The ferritin level is also high. In addition to excess iron supplementation, raised serum ferritin can be a sign of inflammation or infection - which, considering the elevated CRP, is possible here. Raised ferritin due to inflammation is not a sign of too much iron, and is not a sign of disease as such. Less commonly, higher ferritin levels can result from damage to bone marrow or liver, genetic conditions, following blood transfusion, and in chronic anaemias such as thalassaemia. Repeat testing in a few weeks’ time will enable you to spot any trends if you wish to be sure the levels are not persisting or rising - but of course you may wish to speak to your usual doctor.

6 Replies

Someone with more knowledge will post soon, I'm sure.

My deficiencies are similar to yourself, so I can understand how rubbish you feel! Probably loading injections of vitB12, a high dose of vit D and of course folate. These deficiencies do go hand in hand with other autoimmune disorders, your GP will have to take them seriously. Hope you feel better soon x

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thank you for the reply. I'm at my wits end, I feel constantly rubbish, as if I've got the flu. Got an apt with my GP on Monday and want to be armed with information before I go as he'll just fob me off like he's been doing for years. Not sure if I should ask to see a specialist, just want someone to acknowledge how i'm feeling and to help me, seems as if its too much to ask for from most GP's

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There are loads of pinned posts on here (at the bottom of the page if your on a mobile) to print off to go armed and ready. Unfortunately though, some GP's listen, some don't. It's pretty much luck of the draw! My GP just skimmed over my ammo, but he has referred me for an endoscopy to look at why I'm not absorbing these vitamins. Hopefully he/she will take you seriously and recommend a good plan of action, to get you feeling some what 'normal'! I certainty don't feel like s 42year old should!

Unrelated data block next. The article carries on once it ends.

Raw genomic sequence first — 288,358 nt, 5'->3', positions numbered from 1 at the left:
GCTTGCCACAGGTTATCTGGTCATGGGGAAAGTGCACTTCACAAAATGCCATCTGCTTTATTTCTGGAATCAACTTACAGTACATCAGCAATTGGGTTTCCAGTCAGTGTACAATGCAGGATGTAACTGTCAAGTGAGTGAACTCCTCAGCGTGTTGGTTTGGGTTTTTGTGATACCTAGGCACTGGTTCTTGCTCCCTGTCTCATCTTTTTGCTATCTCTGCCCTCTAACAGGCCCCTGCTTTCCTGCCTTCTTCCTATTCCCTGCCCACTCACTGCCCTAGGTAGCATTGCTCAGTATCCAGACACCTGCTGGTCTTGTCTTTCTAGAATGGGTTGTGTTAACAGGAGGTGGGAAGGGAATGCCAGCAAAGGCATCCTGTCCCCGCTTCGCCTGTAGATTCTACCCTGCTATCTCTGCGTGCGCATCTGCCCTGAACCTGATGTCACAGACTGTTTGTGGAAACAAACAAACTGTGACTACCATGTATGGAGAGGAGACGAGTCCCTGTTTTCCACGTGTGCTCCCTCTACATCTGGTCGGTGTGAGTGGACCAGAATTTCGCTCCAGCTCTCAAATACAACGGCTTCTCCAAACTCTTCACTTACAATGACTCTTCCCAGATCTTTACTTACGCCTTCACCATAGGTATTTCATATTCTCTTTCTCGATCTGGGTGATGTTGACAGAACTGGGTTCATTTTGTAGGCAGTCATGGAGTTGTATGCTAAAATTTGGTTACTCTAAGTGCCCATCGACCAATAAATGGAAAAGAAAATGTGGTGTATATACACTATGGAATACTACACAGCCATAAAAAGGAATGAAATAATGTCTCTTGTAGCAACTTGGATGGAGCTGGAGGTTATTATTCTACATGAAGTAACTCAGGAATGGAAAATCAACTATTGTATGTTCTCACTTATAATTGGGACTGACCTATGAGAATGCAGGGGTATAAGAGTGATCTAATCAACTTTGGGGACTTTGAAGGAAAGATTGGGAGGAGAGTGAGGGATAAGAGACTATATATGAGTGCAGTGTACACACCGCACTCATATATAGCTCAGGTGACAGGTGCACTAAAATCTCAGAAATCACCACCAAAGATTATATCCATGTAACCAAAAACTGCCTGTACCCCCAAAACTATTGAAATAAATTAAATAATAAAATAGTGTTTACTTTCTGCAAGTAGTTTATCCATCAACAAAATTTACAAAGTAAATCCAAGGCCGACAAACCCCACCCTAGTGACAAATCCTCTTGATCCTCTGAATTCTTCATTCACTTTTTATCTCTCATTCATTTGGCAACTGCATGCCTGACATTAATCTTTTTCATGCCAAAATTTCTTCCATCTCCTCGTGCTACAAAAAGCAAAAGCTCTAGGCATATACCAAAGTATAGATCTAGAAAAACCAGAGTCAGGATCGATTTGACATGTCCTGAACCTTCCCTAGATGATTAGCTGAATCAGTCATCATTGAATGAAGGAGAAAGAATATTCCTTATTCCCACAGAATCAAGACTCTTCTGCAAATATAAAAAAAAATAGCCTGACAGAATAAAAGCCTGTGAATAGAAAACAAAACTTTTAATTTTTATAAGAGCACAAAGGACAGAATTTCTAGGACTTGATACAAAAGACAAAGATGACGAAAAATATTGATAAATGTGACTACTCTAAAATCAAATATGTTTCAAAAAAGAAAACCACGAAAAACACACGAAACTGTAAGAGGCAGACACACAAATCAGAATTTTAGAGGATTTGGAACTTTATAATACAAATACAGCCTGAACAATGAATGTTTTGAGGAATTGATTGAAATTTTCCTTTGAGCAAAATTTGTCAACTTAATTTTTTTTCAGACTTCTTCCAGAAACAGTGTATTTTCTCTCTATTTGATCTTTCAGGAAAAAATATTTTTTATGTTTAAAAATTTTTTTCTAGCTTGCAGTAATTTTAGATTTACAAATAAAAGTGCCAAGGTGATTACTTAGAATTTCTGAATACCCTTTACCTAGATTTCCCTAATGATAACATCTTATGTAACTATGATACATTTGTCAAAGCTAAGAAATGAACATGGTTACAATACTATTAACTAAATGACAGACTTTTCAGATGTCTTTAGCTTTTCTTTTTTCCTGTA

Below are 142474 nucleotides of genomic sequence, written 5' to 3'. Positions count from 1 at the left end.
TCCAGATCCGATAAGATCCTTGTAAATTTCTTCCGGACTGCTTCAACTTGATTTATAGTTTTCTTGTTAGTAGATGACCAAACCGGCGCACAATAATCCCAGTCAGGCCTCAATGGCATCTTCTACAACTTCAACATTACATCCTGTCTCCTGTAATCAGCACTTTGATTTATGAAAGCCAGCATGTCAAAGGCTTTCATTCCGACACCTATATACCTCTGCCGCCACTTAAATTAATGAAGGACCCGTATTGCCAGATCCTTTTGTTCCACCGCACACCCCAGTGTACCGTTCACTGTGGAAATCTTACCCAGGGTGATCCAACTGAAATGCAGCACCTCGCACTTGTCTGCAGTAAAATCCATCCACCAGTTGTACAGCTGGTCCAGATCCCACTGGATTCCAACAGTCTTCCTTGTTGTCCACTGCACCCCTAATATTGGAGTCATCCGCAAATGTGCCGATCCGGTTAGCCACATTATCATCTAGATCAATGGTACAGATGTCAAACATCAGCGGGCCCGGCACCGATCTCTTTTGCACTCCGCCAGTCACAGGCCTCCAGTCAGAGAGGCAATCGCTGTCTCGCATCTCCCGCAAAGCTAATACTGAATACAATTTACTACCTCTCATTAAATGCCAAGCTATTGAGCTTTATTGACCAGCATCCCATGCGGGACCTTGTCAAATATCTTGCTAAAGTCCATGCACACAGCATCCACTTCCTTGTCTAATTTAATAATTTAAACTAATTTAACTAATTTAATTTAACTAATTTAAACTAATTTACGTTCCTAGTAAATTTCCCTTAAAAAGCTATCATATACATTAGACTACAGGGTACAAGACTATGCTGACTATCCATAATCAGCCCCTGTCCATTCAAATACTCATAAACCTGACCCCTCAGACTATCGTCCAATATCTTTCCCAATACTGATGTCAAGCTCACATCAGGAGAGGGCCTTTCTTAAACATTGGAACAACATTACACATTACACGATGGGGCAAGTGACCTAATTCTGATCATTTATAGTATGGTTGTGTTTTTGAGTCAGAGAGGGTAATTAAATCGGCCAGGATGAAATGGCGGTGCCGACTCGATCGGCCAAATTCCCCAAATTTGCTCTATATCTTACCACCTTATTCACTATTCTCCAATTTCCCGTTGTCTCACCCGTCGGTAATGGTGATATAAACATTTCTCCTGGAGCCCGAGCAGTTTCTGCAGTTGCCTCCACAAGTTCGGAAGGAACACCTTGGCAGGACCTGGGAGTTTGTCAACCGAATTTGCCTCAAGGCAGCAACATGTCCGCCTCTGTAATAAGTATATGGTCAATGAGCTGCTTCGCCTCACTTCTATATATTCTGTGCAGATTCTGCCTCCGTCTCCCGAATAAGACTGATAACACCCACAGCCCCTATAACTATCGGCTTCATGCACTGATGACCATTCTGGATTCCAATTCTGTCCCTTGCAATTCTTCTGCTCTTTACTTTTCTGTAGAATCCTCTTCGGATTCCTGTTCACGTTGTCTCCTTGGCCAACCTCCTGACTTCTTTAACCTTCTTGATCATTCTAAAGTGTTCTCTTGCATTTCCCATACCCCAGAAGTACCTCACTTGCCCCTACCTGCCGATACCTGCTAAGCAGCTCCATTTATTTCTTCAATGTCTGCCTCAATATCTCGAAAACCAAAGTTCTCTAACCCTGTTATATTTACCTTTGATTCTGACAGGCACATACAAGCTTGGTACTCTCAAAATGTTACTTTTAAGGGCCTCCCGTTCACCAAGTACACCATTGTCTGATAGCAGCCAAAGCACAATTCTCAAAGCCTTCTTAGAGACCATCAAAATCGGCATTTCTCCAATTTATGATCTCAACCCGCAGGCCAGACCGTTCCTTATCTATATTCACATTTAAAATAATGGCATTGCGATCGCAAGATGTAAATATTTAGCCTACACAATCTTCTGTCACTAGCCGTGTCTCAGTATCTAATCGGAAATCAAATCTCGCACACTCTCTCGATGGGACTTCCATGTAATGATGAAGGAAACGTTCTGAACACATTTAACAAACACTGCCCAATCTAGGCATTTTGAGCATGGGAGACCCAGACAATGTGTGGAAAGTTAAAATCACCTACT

Sorry but there is a huge inaccuracy in the section on B12 - PA causes B12 deficiency not the other way round.

With low folate, low B12 and low D the chances are that you have an absorption problem - PA is one possibility - others include coeliacs, crohn's, a whole raft of drug interactions, lowered stomach acidity and h pylori infection.

Do you have iron deficiency as well?

A full blood count may well show signs of macrocytosis - larger rounder red blood cells - but if you have an iron deficiency as well because of an absorption problem - this will tend to make the cells smaller so mask. Either folate or B12 deficiencies will lead to macrocytosis. Also, macrocytosis isn't among the first symptoms to develop for 30% of people with a deficiency.

Follow up test would be MMA (which would be raised if you don't have enough B12 at the cell level.

Please read through pinned posts and other posts on this forum - learn as much as you can about B12 deficiency and see your doctor - chances are that they won't be very familiar with B12 deficiency and what they do know may be coloured by a couple of popular misconceptions around the role of macrocytosis (cause rather than effect), and the accuracy of the serum B12 test itself.

Please also make sure that you put together a list of symptoms as these are very important in diagnosis - though overlap with thyroid is going to make things more complex.


Do I need to be contacting the Dr from blue horizon to questions the inaccuracy in the section on B12?

I need to be armed with as much information as I can when I see my GP or I fear I will be fobbed off. I have a list of symptoms, that I've been telling him for years, all I get fobbed off with is anxiety and depression and anti-depressants. He claims that my thyroid is fine as it is regulated by levo. I fail to see how its fine as I've got all the same symptoms that I had 15 years ago before I was diagnosed with an under active thyroid

Am I asking for a full blood count test?

Am I saying that I want to be tested for coeliac, chrons and pernicious amenia?

Am I asking for a referral to a specialist, of so who?

I will read through some of the posts on here but to be honest its like a minefield and It can be overwhelming


you could point out to Bluehorizon that some of the information in their notes isn't correct.

Thyroid and B12 problems are quite a common mix but B12 often gets overlooked because of the overlap of symptoms.

Suggest that you put together a list of symptoms, and talk to your GP about things. It might help to write to them first with relevant information ... and it might also help to take a friend with you, particularly if you have problems with anxiety.